Dealing with the first, point, the institutions which now finance the farmer on the security of his property and crops, agreed to make additional advances to cover the actual out-of-pocket expenses incurred in preparing and storing hay and ensilage. These institutions readily responded to that proposal because it assisted to protect the producer’s most valuable and most vulnerable asset - his live-stock. On the second point, the Fodder Conservation Board would buy the surplus fodder production over and above that necessary for the producers’ own requirements. For this purpose the board needed initial finance for the establishment of a revolving fund. Additional advances would be secured from the Rural Credits Department of the Commonwealth Bank. Arrangements to this end were made with the Governor of the Commonwealth Bank. The Fodder Conservation Board was empowered to purchase equipment or arrange with contractors for cutting, baling and pressing the hay on a large scale, thus reducing production costs to a minimum. Some fodder would remain on the farms on which it was produced, and some could be moved to central depots. Rail transport in the off-season would be cheap, and it would be efficient to use the railways at such times instead of risking congestion during a drought. As to the third point, arrangements were made for butter factories, wool firms and stock agents to guarantee payment for fodder by users to whom it was sold. Thus, losses would be reduced to a minimum and the commercial houses would be forced to take mi added interest in the affairs of their clients.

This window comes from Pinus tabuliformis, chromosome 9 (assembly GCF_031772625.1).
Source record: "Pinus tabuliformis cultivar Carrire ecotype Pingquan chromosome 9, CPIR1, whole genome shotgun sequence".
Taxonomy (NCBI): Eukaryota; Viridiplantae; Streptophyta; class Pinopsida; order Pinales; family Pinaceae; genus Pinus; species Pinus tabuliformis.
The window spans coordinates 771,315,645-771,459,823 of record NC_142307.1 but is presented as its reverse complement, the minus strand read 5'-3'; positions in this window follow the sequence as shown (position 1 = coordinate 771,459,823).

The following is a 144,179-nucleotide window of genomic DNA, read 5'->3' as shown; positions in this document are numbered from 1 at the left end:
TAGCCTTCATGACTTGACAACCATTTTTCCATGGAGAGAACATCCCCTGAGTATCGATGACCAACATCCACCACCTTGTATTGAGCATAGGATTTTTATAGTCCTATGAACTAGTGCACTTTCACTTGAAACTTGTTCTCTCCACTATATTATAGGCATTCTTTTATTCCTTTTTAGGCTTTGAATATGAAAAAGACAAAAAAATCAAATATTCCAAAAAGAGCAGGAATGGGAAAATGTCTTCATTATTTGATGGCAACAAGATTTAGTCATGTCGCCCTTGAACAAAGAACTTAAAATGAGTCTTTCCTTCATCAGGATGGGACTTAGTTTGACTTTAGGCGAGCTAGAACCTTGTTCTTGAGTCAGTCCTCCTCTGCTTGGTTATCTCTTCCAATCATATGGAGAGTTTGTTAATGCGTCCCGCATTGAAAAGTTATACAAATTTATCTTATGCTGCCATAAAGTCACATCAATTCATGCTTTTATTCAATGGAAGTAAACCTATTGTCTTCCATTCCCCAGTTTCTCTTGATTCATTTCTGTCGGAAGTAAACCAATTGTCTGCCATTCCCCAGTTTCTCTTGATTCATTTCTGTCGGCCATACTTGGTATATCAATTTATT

These proposals were placed before the Australian Agricultural Council in January, 1941, when their principles were agreed to. In June, 1941, when the detailed scheme was approved, the Government agreed to finance the Central Fodder Reserve with a revolving fund of £250,000. It also agreed to provide a revolving fund of £250,000 for the States to use to encourage the initiative of individual farmers, first by education, secondly by the provision of financial assistance, which was limited to advanced for the provision of machinery and the erection of storage facilities such as silos, shed.s, &c, and thirdly, by advances against fodder suitably stored on the farms. The State Ministers for Agriculture thought that the State governments would be prepared to put £.1 for £1 against this loan by the Commonwealth Government for encouraging individual farmers. However, despite the fact that the State Ministers of Agriculture had agreed to and recommended this scheme to their governments, when the raising of the requisite capital by the Commonwealth and States was considered by the loan Council, the Premiers said that they would prefer to have the extra money for farmers’ debtrelief, and the item was therefore deleted.